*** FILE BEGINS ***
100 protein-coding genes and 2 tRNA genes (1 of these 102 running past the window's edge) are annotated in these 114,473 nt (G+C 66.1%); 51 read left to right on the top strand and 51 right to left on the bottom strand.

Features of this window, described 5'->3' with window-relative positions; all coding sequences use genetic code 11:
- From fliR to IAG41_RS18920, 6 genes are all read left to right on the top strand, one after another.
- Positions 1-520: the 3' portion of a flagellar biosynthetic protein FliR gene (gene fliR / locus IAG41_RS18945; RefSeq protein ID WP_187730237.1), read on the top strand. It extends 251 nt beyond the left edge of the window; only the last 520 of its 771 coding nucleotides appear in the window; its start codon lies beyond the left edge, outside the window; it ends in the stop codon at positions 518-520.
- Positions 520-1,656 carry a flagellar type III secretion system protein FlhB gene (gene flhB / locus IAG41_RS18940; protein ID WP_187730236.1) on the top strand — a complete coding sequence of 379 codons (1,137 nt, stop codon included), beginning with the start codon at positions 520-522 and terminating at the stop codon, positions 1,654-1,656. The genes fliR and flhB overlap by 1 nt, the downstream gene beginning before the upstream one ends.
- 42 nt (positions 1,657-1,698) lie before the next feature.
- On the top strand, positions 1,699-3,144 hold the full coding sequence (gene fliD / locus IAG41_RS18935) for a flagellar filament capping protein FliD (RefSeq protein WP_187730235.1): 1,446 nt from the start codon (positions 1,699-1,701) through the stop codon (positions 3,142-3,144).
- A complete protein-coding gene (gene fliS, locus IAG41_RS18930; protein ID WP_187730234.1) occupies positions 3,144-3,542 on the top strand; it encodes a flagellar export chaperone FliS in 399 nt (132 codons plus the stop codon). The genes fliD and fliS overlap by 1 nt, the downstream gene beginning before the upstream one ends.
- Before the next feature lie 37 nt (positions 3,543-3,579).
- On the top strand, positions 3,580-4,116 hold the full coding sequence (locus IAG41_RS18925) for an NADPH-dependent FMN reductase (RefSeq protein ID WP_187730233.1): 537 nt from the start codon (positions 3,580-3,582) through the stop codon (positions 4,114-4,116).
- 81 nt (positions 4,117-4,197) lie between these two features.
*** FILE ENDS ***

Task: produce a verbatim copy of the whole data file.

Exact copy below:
100 protein-coding genes and 2 tRNA genes (1 of these 102 running past the window's edge) are annotated in these 114,473 nt (G+C 66.1%); 51 read left to right on the top strand and 51 right to left on the bottom strand.

Features of this window, described 5'->3' with window-relative positions; all coding sequences use genetic code 11:
- From fliR to IAG41_RS18920, 6 genes are all read left to right on the top strand, one after another.
- Positions 1-520: the 3' portion of a flagellar biosynthetic protein FliR gene (gene fliR / locus IAG41_RS18945; RefSeq protein ID WP_187730237.1), read on the top strand. It extends 251 nt beyond the left edge of the window; only the last 520 of its 771 coding nucleotides appear in the window; its start codon lies beyond the left edge, outside the window; it ends in the stop codon at positions 518-520.
- Positions 520-1,656 carry a flagellar type III secretion system protein FlhB gene (gene flhB / locus IAG41_RS18940; protein ID WP_187730236.1) on the top strand — a complete coding sequence of 379 codons (1,137 nt, stop codon included), beginning with the start codon at positions 520-522 and terminating at the stop codon, positions 1,654-1,656. The genes fliR and flhB overlap by 1 nt, the downstream gene beginning before the upstream one ends.
- 42 nt (positions 1,657-1,698) lie before the next feature.
- On the top strand, positions 1,699-3,144 hold the full coding sequence (gene fliD / locus IAG41_RS18935) for a flagellar filament capping protein FliD (RefSeq protein WP_187730235.1): 1,446 nt from the start codon (positions 1,699-1,701) through the stop codon (positions 3,142-3,144).
- A complete protein-coding gene (gene fliS, locus IAG41_RS18930; protein ID WP_187730234.1) occupies positions 3,144-3,542 on the top strand; it encodes a flagellar export chaperone FliS in 399 nt (132 codons plus the stop codon). The genes fliD and fliS overlap by 1 nt, the downstream gene beginning before the upstream one ends.
- Before the next feature lie 37 nt (positions 3,543-3,579).
- On the top strand, positions 3,580-4,116 hold the full coding sequence (locus IAG41_RS18925) for an NADPH-dependent FMN reductase (RefSeq protein ID WP_187730233.1): 537 nt from the start codon (positions 3,580-3,582) through the stop codon (positions 4,114-4,116).
- 81 nt (positions 4,117-4,197) lie between these two features.